Tools for adults with ADHD and for partners of adults with ADHD are important for managing the issues that come up in relationships impacted by ADHD. A very useful tool for this can be support groups, and I'm happy to announce that we are sponsoring some of these. These tele-support groups start October 20 and 21 (one just for individuals with ADHD and another just for partners of individuals with ADHD.) They are run by phone so that you can participate from anywhere.
I cannot tell you how often I have had a non-ADHD partner contact me and say something such as “I have a partner with ADHD who is also a narcissist.” Sometimes, a therapist (who usually doesn’t know much about ADHD, once I probe) has suggested this, as well. Though your partner seems self-absorbed, it is likely not narcissism, and with the right approach it usually CAN be addressed within your relationship.
ADHD is highly heritable, which means you may well have children with ADHD. As they age, how to support them becomes less clear, as parents need to let go of the organizing support they provided their ADHD child when younger, and embrace something new. Here are tips for parents of adult children who wish to keep their relationships strong.
A recent article in ADDitude Magazine reminded me that about 20% of people with ADHD will develop Bipolar and about 70% of people with Bipolar also have ADHD. Wow! This is a huge overlap, and it’s important to know the characteristics of each, so that you can get treatment right.
It’s easy to confuse ADHD and Bipolar, as both conditions include symptoms commonly associated with ADHD.
When I work with couples impacted by ADHD I often see an unintentional bias towards using the label of ADHD as a negative descriptor, rather than as a medical term that enables treatment and describes a particular way of being. This negative labeling - used by both partners - hurts relationships. as it may lead to blaming the ADHD partner for ALL relationships issues, while providing too easy an out for non-ADHD partners who also play a role in relationship issues.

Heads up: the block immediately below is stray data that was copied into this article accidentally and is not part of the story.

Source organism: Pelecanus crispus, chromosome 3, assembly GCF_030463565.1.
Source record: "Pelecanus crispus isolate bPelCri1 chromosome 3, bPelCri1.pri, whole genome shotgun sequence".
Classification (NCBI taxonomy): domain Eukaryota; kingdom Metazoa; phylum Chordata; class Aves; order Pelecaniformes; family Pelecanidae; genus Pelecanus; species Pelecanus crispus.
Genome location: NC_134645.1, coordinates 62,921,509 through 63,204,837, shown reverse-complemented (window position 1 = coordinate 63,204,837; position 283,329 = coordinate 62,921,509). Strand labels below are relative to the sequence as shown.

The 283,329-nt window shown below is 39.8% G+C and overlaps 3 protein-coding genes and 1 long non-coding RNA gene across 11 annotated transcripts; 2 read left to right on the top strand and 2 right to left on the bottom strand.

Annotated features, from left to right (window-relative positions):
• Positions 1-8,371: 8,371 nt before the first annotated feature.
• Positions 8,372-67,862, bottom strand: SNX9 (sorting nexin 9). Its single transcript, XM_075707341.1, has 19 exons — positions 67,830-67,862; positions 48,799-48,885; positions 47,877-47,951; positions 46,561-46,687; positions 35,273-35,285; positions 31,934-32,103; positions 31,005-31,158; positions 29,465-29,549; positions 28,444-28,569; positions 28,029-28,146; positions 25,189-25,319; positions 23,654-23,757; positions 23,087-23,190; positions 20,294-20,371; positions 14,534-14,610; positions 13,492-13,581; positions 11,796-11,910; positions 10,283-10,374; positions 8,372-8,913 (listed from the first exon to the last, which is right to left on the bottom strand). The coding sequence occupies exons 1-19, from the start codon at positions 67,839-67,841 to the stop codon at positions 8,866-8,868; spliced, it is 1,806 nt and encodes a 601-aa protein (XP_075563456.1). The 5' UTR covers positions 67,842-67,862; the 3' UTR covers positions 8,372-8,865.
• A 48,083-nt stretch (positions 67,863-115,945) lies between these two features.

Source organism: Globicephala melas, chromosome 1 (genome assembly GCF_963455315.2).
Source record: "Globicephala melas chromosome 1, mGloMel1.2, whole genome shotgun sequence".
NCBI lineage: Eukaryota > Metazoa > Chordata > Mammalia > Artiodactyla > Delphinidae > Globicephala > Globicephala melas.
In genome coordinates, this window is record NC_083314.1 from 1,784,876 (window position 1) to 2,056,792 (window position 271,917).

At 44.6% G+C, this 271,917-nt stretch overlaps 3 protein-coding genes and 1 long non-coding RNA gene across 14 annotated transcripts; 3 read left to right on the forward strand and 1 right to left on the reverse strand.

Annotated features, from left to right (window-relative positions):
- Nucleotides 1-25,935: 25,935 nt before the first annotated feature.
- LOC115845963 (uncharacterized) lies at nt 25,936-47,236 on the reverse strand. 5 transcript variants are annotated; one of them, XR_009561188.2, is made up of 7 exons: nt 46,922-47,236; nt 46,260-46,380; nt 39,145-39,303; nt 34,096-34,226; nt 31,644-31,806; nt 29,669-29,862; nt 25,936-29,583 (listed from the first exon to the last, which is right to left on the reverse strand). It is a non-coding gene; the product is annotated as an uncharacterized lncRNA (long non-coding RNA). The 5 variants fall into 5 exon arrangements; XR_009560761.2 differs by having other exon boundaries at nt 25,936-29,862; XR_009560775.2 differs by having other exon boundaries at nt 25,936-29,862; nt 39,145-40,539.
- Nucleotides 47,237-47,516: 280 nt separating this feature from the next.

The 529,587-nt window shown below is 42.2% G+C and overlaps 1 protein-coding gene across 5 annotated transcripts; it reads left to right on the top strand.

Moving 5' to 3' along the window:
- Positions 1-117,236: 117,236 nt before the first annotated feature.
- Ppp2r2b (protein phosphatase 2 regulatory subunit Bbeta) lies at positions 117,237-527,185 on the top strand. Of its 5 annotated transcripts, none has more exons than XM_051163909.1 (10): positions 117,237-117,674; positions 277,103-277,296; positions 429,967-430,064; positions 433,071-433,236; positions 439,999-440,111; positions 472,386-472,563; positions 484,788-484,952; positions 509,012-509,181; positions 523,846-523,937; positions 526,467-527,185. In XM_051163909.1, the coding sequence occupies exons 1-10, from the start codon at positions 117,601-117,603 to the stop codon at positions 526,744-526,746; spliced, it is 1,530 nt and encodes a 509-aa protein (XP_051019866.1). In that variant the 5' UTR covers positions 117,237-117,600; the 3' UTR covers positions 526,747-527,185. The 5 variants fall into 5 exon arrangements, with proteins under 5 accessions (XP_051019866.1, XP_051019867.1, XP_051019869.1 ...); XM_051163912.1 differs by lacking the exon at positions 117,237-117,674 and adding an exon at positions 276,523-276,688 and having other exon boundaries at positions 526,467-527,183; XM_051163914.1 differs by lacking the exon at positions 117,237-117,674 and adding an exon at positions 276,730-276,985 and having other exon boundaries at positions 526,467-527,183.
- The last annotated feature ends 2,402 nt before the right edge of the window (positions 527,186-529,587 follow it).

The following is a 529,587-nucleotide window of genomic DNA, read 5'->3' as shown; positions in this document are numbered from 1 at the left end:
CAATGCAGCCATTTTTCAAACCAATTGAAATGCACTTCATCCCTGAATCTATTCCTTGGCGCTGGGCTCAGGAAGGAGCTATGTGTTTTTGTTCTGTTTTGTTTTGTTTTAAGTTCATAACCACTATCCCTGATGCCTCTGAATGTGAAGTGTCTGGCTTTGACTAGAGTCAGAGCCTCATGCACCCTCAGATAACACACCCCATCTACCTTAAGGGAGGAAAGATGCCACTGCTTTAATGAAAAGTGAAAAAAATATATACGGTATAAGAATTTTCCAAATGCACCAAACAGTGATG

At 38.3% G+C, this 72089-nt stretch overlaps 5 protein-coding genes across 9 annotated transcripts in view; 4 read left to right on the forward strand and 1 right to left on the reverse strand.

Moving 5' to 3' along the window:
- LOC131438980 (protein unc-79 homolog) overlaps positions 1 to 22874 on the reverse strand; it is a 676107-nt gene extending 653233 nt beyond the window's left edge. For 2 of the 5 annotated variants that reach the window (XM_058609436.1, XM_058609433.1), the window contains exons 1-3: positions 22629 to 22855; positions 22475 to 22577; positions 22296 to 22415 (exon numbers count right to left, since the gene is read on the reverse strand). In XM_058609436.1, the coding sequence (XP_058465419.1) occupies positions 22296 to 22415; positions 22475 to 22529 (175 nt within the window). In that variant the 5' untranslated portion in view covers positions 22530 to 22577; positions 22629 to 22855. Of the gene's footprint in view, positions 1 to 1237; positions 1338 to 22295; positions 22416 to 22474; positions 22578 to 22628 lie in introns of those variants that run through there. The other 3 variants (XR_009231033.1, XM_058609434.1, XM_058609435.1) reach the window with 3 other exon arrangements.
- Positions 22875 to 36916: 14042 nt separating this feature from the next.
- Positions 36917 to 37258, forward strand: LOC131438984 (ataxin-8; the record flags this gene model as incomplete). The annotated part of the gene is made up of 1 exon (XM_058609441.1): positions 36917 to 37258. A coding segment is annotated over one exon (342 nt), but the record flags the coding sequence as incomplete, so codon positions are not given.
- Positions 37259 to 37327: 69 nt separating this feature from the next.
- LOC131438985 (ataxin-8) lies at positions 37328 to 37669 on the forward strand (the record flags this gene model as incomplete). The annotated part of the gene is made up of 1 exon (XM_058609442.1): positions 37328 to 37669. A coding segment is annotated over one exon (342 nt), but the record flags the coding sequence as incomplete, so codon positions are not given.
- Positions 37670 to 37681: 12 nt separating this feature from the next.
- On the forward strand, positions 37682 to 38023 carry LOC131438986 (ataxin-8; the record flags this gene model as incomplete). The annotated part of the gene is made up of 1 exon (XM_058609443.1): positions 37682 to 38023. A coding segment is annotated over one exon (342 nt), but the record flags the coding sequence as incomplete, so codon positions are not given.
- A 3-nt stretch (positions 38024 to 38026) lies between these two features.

Want to know what it feels like to grow up with ADHD? This poem, written by one of the members of this site, gives eloquent testimony to the challenges – and strengths – of a childhood with undiagnosed ADHD.
Trying to avoid feelings of shame is only human, but when it comes to adult ADHD, gentle engagement with raw areas can lead to significant gains. But how to do that, when shame feels so bad? These ideas, provided by adults with ADHD, can help both ADHD partners and non-ADHD partners.
ADHD adults often carry a lot of hurt and shame with them. Learn what these shame triggers are and you can significantly improve your interactions. A recent conversation with five adults with ADHD and their partners highlights some of the issues.
The idea behind the conversation was to identify triggers that frequently led to feelings of shame for ADHD partners. Here are a few: